Wrestle Reviews: Giant Gram 2000: All Japan Pro Wrestling 3


Wrestle Reviews

Giant Gram 2000: All Japan Pro Wrestling 3

box

Release

2000

Format

Sega Dreamcast

Background

I have never been a big import gamer if I am honest, but one game that I went out of my way to import was Giant Gram 2000 for the Sega Dreamcast. Truth be told I am not really a Japanese wrestling fan, but the game from the screenshots I saw looked amazing. So I ordered it along with some kind of boot disc to allow me to play imports. And wouldn’t you know it the darn game arrived about a week before my boot disc did.

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I have heard that in Japan the Giant Gram series is also available as an arcade machine as well. One cool thing that was released alongside this game was a really awesome special edition VMU unit that had its own mini game on it, as well as having Japanese wrestling legend Giant Baba on it.

Presentation

It was the graphics that drew me to this game. I first saw it not in a gaming magazine, but in a wrestling magazine we used to have here in the UK called World Of Wrestling. While this is a Japanese wrestling game, the screenshots I first saw were of wrestlers like Vader, Steve Williams and Bart Gunn.  These were wrestlers that I actually knew and that was what got me interested.

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The character models when standing still look great, but when I play the game now the animation is quite choppy in places. The wrestler entrances also look a little odd. Vader for example sort of waddles to the ring. But back in 2000 this was the most amazing wrestling game I had ever seen. The game has some pretty cool effects when you execute certain moves where it’s like you can see the bones breaking; it’s pretty awesome stuff.

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The arenas in the game look great, but the only problem I have is that there is only two of them.  Which is a shame as they put a great deal of work into them so I would love to have seen more varied designs. The sound is great and it has some play by play of which I cannot understand, but it was still cool. The best aspect of the sound though is the slams and thuds of the wrestling action, and each move really does feel like it hurts because of the great sound effects.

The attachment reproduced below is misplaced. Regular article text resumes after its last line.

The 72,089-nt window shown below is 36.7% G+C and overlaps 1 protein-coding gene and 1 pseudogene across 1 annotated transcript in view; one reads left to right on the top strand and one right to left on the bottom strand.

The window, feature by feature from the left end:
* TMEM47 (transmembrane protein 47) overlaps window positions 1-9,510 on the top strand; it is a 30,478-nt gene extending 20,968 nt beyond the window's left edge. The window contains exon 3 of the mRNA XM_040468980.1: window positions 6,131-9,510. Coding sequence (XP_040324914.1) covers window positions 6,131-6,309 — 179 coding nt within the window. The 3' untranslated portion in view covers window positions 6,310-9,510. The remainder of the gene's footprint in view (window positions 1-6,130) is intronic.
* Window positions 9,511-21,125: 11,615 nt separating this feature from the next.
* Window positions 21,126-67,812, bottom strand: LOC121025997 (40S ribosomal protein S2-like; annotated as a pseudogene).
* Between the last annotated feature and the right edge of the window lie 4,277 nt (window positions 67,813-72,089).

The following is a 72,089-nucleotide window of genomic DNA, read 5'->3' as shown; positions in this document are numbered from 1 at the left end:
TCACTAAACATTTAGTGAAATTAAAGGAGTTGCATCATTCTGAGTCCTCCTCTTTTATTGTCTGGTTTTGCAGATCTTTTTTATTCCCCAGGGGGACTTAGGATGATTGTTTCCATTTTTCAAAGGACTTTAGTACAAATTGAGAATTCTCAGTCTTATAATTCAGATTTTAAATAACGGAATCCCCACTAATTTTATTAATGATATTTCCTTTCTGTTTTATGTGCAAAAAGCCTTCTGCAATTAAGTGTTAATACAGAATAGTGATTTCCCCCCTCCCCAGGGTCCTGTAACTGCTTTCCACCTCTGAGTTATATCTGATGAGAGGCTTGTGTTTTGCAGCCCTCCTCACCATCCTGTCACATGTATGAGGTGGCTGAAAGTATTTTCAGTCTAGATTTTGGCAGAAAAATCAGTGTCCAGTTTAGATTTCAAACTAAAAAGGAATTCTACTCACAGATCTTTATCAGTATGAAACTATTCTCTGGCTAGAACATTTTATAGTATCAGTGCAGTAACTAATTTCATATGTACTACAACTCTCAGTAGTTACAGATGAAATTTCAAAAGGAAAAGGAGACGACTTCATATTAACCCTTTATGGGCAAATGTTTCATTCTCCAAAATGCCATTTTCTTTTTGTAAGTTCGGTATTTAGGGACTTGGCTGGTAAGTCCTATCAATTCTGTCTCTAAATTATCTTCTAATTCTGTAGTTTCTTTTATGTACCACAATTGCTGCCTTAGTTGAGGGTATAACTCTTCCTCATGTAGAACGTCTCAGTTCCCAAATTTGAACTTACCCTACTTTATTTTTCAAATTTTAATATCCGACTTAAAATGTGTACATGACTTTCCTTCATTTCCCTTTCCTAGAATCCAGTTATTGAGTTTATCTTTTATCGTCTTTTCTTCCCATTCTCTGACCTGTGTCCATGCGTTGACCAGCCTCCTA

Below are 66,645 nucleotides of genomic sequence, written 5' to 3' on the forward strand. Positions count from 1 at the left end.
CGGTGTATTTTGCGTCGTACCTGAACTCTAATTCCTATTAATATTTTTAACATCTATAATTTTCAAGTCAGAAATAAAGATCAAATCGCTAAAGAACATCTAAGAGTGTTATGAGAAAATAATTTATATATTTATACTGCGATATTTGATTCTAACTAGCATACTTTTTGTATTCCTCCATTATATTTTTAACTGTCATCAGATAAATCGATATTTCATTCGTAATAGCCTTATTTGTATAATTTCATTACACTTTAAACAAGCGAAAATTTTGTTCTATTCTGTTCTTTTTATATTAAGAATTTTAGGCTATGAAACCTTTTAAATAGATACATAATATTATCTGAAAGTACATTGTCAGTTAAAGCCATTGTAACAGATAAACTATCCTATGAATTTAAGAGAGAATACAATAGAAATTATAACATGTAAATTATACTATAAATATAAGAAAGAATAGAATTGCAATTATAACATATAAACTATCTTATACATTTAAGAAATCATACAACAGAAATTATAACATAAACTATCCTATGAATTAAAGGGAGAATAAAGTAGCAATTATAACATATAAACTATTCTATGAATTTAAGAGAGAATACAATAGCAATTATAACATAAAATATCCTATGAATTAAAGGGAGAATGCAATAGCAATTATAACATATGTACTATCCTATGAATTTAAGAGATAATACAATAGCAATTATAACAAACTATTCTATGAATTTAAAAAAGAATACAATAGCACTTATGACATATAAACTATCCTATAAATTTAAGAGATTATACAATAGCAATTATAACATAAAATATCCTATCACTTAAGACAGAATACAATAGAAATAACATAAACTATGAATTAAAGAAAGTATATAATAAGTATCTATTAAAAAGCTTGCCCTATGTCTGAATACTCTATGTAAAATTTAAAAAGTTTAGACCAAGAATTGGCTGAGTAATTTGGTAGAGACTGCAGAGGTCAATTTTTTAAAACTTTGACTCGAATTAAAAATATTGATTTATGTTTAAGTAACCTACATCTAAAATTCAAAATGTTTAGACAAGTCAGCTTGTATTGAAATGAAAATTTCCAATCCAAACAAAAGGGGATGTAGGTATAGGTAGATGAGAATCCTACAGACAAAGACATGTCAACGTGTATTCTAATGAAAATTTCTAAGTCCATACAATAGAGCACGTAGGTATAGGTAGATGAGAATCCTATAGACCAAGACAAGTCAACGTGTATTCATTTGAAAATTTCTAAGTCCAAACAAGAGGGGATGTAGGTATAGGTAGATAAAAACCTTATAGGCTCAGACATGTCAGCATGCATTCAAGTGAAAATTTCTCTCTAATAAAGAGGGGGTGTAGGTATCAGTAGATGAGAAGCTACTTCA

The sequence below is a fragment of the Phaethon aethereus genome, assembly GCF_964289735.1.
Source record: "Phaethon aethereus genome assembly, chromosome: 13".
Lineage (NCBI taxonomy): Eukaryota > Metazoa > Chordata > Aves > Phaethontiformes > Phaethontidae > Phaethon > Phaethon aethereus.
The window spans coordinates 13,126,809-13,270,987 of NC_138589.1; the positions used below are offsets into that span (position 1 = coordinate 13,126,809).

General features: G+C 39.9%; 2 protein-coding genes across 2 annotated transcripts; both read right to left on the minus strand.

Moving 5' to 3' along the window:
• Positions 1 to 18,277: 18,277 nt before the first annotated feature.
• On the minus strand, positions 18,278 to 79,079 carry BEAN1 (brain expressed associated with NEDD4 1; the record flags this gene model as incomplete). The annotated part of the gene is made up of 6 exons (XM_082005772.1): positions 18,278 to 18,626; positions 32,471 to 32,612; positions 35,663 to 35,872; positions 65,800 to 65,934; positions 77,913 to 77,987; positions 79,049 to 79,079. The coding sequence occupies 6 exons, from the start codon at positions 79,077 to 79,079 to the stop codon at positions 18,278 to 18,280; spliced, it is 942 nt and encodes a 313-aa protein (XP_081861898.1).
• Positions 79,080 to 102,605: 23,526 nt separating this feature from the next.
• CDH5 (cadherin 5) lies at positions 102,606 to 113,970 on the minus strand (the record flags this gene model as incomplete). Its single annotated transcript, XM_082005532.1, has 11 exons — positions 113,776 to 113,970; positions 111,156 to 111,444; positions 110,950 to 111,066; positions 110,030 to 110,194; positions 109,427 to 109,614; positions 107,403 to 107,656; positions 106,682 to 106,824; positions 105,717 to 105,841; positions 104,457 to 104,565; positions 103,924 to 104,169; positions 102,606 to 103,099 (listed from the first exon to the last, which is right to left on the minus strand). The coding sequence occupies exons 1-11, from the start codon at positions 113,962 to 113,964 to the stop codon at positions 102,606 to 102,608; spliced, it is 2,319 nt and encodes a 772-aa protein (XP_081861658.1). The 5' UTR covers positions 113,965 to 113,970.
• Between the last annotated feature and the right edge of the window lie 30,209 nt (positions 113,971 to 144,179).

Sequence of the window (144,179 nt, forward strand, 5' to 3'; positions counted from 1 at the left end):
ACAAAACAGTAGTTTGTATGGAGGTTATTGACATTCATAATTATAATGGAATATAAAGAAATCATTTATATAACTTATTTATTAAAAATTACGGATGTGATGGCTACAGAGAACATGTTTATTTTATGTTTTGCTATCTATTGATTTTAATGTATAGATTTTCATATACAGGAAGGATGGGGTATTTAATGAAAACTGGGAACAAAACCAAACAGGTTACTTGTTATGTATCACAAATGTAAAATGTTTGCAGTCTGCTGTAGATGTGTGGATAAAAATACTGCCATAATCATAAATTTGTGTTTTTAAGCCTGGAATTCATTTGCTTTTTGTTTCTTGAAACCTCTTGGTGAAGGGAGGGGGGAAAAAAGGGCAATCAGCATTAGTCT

Game Play

You certainly need a guide if you play this game as 99 percent of the text is in Japanese. Lucky for me when I bought the game it came with a couple of sheets of A4 paper at least telling what each menu was. Without that I would have been royally screwed. The game has two main single player game modes. You have an arcade mode which sees you either wrestle single or tag team matches in order to become the champion.

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You also have a history mode which is great if you are big into Japanese wrestling and it is a fantastic idea. You play out some of All Japan Wrestling’s greatest matches using the actual classic wrestlers, some of which I knew were Bruno Sammartino and Bruiser Brody which was cool. You need to take part in the matches and execute certain moves at a certain time just like the real match. You need to score a minimum of 80 percent accuracy to move on. Without a guide I dare say that this mode to someone who does not understand Japanese is impossible. If you beat a match though you get a cool video clip.

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The game play is pure arcade wrestling action which is great in one way as it does offer some very easy pick up and play wrestling action. You only need three buttons strike, grapple and throw. One cool thing is the games reversal system where you use the exact same buttons, but strike beats throw, grapple beats strike and throw beats grapple. I thought this was a very interesting and unique system and one I had never experienced before.

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While this is a pick up and play game pulling of some of the more advanced moves was really tricky and as a result I personally could not make it all the way through the games history mode. Most of the time when I would pull of one of the better grapple moves it was purely down to luck, but this is not an issue with the game, it is me just not being able to play it. One other thing I need to mention is the games create a wrestler mode which was very unique and in depth for its time, but as I do not know Japanese I have never been able to fully appreciate it.

Final Thoughts

I am sure if you are big into Japanese wrestling that this game is a must own for the Sega Dreamcast. And if you are not a fan there are more than enough famous American wrestlers that you will recognize. I think that this is quite a fun game, but if you are interested in tracking it down make sure you have a detailed guide on how to play it before you do.

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About JDelacey

Jason, who was raised in Scotland, but currently lives in merry old England, has been gaming for around 25 of his 33 years of life. Started off by the Atari 2600 and the classic ZX Spectrum, Jason has never once lost love for gaming. Jason is a huge wrestling video game fan and wrote a long running history of wrestling video games series. Jason now is responsible for passing on his addiction of video games to his son Logan. Favourite Systems: Super Nintendo, Sega Mega Drive (sorry Genesis for my American friends) Playstation, Nintendo 64, Xbox 360. Favourite Games: Super Mario World, Star Wars Arcade, Ninja Turles 4, Streets of Rage 2, Sensible Soccer, WWF No Mercy, Wrestlemania The Arcade Game, Final Fantasy 7, Final Fantasy 10, Link To The Past, and Resident Evil 4.
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